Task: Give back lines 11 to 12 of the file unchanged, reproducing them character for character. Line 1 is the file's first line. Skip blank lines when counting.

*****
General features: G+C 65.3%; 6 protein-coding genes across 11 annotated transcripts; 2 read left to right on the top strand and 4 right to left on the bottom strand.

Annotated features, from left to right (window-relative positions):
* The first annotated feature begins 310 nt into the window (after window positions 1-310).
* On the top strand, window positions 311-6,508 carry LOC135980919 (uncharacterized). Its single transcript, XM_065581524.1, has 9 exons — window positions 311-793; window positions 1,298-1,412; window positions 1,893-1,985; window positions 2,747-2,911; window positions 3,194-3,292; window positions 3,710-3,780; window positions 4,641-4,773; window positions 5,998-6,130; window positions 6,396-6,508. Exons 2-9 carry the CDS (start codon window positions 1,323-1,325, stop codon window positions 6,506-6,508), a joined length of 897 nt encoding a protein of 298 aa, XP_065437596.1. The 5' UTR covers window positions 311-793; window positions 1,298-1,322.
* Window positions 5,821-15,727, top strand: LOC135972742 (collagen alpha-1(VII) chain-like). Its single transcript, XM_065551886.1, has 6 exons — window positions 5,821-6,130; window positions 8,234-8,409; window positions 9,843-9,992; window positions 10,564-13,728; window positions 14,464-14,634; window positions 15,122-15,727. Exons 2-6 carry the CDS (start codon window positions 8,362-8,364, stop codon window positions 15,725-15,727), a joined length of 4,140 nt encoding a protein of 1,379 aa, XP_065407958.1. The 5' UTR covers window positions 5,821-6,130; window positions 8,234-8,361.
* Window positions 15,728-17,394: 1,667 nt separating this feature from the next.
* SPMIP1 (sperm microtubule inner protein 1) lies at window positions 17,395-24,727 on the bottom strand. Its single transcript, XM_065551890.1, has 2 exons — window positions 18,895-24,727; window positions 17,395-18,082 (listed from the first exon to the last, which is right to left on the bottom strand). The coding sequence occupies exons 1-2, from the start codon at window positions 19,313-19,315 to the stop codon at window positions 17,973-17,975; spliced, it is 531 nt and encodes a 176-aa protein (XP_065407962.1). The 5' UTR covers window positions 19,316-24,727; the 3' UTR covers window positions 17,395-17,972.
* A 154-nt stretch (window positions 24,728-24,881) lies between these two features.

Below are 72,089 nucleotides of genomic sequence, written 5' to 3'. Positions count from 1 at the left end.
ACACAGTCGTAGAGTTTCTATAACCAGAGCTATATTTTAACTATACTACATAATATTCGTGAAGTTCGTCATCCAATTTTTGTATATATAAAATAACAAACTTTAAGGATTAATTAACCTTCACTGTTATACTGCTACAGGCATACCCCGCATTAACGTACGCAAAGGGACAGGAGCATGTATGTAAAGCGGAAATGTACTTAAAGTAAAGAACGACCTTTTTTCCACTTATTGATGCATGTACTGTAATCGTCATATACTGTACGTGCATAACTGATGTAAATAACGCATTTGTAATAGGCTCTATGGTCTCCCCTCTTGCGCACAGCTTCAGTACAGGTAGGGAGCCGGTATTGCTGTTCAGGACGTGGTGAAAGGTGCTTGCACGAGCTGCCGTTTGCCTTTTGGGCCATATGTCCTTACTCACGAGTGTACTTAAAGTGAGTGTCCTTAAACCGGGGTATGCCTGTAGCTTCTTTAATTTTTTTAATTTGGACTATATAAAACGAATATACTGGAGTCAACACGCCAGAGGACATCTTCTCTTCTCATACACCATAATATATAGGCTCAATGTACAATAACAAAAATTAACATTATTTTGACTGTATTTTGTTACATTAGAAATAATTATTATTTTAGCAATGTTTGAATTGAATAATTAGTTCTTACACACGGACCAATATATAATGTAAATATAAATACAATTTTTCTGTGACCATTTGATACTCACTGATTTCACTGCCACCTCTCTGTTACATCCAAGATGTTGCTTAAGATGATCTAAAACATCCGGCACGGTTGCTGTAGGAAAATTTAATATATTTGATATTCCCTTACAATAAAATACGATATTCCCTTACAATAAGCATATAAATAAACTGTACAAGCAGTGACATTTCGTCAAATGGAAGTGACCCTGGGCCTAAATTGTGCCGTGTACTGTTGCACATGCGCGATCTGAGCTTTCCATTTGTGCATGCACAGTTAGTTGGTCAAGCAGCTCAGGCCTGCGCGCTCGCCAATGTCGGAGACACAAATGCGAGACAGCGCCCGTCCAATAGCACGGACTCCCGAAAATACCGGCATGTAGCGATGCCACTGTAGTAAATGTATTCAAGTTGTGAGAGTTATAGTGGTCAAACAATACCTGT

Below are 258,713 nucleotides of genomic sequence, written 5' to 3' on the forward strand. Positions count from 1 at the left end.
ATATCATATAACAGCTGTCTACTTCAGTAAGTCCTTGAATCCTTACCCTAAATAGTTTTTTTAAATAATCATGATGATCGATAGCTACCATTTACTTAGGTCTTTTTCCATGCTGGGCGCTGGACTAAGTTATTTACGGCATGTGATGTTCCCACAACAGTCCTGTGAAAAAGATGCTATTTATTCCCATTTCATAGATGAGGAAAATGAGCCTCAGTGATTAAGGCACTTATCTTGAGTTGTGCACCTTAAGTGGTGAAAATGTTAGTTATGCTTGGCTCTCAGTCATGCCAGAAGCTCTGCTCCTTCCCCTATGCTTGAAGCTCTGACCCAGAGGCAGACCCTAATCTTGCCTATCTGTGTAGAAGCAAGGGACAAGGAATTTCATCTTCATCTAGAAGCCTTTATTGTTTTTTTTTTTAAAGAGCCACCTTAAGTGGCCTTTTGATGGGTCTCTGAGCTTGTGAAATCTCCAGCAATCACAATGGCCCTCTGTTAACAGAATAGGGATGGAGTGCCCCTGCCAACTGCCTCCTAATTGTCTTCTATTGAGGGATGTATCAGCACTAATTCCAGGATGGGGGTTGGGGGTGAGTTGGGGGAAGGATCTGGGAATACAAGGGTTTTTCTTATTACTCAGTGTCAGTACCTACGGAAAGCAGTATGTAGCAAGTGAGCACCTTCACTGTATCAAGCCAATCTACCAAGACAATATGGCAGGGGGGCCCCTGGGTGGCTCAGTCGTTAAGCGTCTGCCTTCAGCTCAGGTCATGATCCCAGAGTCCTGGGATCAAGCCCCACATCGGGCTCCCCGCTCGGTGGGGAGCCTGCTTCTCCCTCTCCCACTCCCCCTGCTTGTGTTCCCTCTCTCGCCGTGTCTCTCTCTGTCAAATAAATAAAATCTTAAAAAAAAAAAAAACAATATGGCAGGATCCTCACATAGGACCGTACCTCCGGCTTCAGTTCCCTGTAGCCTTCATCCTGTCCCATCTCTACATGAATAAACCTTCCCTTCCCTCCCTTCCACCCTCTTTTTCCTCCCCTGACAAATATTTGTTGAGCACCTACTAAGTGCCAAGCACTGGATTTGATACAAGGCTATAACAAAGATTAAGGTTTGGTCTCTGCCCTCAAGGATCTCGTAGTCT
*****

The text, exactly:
Below are 258,713 nucleotides of genomic sequence, written 5' to 3' on the forward strand. Positions count from 1 at the left end.
ATATCATATAACAGCTGTCTACTTCAGTAAGTCCTTGAATCCTTACCCTAAATAGTTTTTTTAAATAATCATGATGATCGATAGCTACCATTTACTTAGGTCTTTTTCCATGCTGGGCGCTGGACTAAGTTATTTACGGCATGTGATGTTCCCACAACAGTCCTGTGAAAAAGATGCTATTTATTCCCATTTCATAGATGAGGAAAATGAGCCTCAGTGATTAAGGCACTTATCTTGAGTTGTGCACCTTAAGTGGTGAAAATGTTAGTTATGCTTGGCTCTCAGTCATGCCAGAAGCTCTGCTCCTTCCCCTATGCTTGAAGCTCTGACCCAGAGGCAGACCCTAATCTTGCCTATCTGTGTAGAAGCAAGGGACAAGGAATTTCATCTTCATCTAGAAGCCTTTATTGTTTTTTTTTTTAAAGAGCCACCTTAAGTGGCCTTTTGATGGGTCTCTGAGCTTGTGAAATCTCCAGCAATCACAATGGCCCTCTGTTAACAGAATAGGGATGGAGTGCCCCTGCCAACTGCCTCCTAATTGTCTTCTATTGAGGGATGTATCAGCACTAATTCCAGGATGGGGGTTGGGGGTGAGTTGGGGGAAGGATCTGGGAATACAAGGGTTTTTCTTATTACTCAGTGTCAGTACCTACGGAAAGCAGTATGTAGCAAGTGAGCACCTTCACTGTATCAAGCCAATCTACCAAGACAATATGGCAGGGGGGCCCCTGGGTGGCTCAGTCGTTAAGCGTCTGCCTTCAGCTCAGGTCATGATCCCAGAGTCCTGGGATCAAGCCCCACATCGGGCTCCCCGCTCGGTGGGGAGCCTGCTTCTCCCTCTCCCACTCCCCCTGCTTGTGTTCCCTCTCTCGCCGTGTCTCTCTCTGTCAAATAAATAAAATCTTAAAAAAAAAAAAAACAATATGGCAGGATCCTCACATAGGACCGTACCTCCGGCTTCAGTTCCCTGTAGCCTTCATCCTGTCCCATCTCTACATGAATAAACCTTCCCTTCCCTCCCTTCCACCCTCTTTTTCCTCCCCTGACAAATATTTGTTGAGCACCTACTAAGTGCCAAGCACTGGATTTGATACAAGGCTATAACAAAGATTAAGGTTTGGTCTCTGCCCTCAAGGATCTCGTAGTCT